Baltimore City Paper

City Creates Animal Abuse Task Force

Not sure how many people out there followed the story of Phoenix the pit bull, a dog that was set on fire by a couple of teenagers in southwest Baltimore in May. Baltimore police officer Syreeta Teel saw the poor dog burning on the street while onlookers watched. Teel doused the flames with her sweatshirt and put the fire out. The dog was taken for veterinary care, but after a brief battle to save her, vets euthanized her.

In June, two teenagers were arrested and charged with setting the dog on fire.

Shortly after that, a cat was found tied to a utility pole in the city. Firecrackers had been lit under its head.

Today, the city held a press conference announcing that Mayor Sheila Dixon is appointing an Animal Abuse Task Force to come up with a plan to prevent and prosecute animal abuse in the city. The task force will examine animal-abuse prevention programs that are working in other cities, says Ian Brennan, spokesman for the mayor. It will have one year to come up with recommendations to present to the city.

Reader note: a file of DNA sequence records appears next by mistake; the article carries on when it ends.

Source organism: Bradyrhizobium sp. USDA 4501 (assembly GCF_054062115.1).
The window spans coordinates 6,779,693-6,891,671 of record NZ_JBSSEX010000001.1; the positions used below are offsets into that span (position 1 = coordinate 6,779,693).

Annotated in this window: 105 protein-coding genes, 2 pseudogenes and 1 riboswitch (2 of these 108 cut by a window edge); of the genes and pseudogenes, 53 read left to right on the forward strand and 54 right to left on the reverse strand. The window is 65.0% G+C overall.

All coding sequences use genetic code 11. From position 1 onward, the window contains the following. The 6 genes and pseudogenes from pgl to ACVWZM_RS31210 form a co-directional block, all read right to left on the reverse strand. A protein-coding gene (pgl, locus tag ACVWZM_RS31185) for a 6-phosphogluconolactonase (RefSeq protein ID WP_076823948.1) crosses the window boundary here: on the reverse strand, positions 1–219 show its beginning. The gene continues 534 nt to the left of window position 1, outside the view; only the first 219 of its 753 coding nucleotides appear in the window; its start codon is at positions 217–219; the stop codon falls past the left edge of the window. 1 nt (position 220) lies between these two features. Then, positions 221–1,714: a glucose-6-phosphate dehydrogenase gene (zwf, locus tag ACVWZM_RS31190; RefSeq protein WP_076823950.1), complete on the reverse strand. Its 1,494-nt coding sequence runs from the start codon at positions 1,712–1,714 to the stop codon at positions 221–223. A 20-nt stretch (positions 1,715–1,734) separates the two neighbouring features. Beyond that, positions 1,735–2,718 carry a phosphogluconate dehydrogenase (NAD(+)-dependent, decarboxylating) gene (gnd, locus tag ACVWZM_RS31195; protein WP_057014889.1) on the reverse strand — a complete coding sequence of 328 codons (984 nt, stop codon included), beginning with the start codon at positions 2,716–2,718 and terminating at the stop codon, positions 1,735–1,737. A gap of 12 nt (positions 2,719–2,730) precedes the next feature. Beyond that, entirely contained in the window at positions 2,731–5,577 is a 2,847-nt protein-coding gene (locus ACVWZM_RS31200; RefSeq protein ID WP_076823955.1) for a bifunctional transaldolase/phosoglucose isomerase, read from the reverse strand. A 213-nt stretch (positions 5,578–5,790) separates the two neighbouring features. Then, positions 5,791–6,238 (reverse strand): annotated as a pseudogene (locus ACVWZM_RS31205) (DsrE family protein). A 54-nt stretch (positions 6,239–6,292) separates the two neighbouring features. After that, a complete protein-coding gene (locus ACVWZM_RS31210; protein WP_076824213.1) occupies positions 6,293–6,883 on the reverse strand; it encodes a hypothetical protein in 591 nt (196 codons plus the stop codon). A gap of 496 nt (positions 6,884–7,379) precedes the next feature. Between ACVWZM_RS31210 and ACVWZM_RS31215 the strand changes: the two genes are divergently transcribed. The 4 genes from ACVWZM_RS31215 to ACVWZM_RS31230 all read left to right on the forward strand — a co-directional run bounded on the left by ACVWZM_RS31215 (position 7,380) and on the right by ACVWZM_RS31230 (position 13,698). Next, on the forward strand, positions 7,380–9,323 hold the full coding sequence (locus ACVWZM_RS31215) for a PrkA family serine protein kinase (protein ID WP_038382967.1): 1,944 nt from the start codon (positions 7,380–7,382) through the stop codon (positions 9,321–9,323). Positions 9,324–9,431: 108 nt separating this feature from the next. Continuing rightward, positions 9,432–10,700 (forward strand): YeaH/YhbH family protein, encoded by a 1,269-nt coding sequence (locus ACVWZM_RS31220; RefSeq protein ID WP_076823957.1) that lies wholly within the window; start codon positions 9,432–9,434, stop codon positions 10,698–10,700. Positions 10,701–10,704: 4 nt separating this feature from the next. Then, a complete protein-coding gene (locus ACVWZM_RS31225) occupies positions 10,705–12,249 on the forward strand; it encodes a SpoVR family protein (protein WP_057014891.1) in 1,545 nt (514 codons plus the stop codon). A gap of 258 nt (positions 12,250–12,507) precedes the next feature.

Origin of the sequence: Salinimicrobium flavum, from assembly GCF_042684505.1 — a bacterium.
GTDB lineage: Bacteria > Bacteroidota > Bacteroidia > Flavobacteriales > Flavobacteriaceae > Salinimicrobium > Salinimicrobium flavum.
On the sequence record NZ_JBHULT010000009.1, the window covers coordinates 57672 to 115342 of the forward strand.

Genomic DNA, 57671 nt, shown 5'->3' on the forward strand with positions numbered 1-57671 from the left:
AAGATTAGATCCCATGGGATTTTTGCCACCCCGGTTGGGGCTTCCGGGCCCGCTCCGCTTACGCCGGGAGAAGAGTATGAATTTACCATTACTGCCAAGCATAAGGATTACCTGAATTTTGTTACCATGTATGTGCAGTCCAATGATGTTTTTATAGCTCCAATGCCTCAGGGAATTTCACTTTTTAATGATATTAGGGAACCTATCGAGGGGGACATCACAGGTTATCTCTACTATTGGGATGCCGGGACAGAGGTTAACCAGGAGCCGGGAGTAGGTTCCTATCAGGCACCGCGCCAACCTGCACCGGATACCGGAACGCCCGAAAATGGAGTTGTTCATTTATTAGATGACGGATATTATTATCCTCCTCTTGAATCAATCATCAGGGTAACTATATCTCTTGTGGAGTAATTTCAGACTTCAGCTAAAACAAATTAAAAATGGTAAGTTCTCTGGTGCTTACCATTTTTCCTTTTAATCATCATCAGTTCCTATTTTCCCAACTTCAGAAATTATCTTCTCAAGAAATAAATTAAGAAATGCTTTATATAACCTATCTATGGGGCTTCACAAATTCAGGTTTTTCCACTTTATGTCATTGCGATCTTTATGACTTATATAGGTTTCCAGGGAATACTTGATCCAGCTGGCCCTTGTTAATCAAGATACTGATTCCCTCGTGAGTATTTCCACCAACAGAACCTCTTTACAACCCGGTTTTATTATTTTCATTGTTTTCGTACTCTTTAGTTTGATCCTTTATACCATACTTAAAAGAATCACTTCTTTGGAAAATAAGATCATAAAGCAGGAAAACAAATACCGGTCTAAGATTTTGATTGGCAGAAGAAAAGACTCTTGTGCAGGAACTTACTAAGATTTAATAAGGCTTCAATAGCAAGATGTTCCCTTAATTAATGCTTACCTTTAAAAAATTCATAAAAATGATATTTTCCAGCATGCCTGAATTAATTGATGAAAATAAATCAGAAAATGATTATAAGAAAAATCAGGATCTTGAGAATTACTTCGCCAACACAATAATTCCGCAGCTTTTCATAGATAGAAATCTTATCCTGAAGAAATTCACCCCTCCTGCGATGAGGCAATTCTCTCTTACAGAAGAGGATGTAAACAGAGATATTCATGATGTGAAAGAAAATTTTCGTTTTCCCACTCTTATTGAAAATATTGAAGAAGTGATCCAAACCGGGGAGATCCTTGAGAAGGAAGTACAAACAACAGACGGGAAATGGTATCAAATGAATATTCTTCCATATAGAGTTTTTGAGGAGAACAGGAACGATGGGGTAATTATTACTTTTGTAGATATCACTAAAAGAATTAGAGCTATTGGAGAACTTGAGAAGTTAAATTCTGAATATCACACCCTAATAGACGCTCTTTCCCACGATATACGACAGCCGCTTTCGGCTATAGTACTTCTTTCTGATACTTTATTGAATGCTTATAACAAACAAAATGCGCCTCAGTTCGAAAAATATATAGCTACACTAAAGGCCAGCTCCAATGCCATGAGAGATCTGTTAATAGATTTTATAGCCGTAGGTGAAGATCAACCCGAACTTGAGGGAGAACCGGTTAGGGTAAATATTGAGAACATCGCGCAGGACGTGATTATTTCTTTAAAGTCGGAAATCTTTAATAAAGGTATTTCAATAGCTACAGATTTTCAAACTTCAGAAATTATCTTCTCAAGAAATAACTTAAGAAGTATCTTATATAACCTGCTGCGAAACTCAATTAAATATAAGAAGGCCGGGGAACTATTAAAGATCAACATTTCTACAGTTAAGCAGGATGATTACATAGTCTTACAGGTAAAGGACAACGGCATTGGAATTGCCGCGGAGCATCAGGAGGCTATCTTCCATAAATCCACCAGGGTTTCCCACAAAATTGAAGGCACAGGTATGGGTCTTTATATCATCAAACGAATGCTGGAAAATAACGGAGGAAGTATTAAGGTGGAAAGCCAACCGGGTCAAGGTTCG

"In 2007 we created a task force with the Health Department and the Police Department to create a task force to better identify and eliminate dog fighting," Brennan says. "This is another thing, sort of an extension of the mayor's quest to find best practices [to combat animal abuse]." Brennan says the new task force will come up with recommendations to combat dog fighting, as well as other forms of abuse.

The task force will include: Baltimore Animal Rescue and Care Shelter executive director Jennifer Mead; MDSPCA executive director Aileen Gabbey; director of Baltimore City Animal Control Robert Anderson; Sheryl Goldstein, director of the Mayor's Office on Criminal Justice; the city Health Commissioner (at the moment, the position is held by interim commissioner Olivia Farrow); City Councilman Edward Reisinger (D-10th District); Zoe Michael from the mayor's office; a representative of the ASPCA; a representative from the city State's Attorney's Office; Police Commissioner Frederick Bealefeld; and two as-yet-unnamed city residents.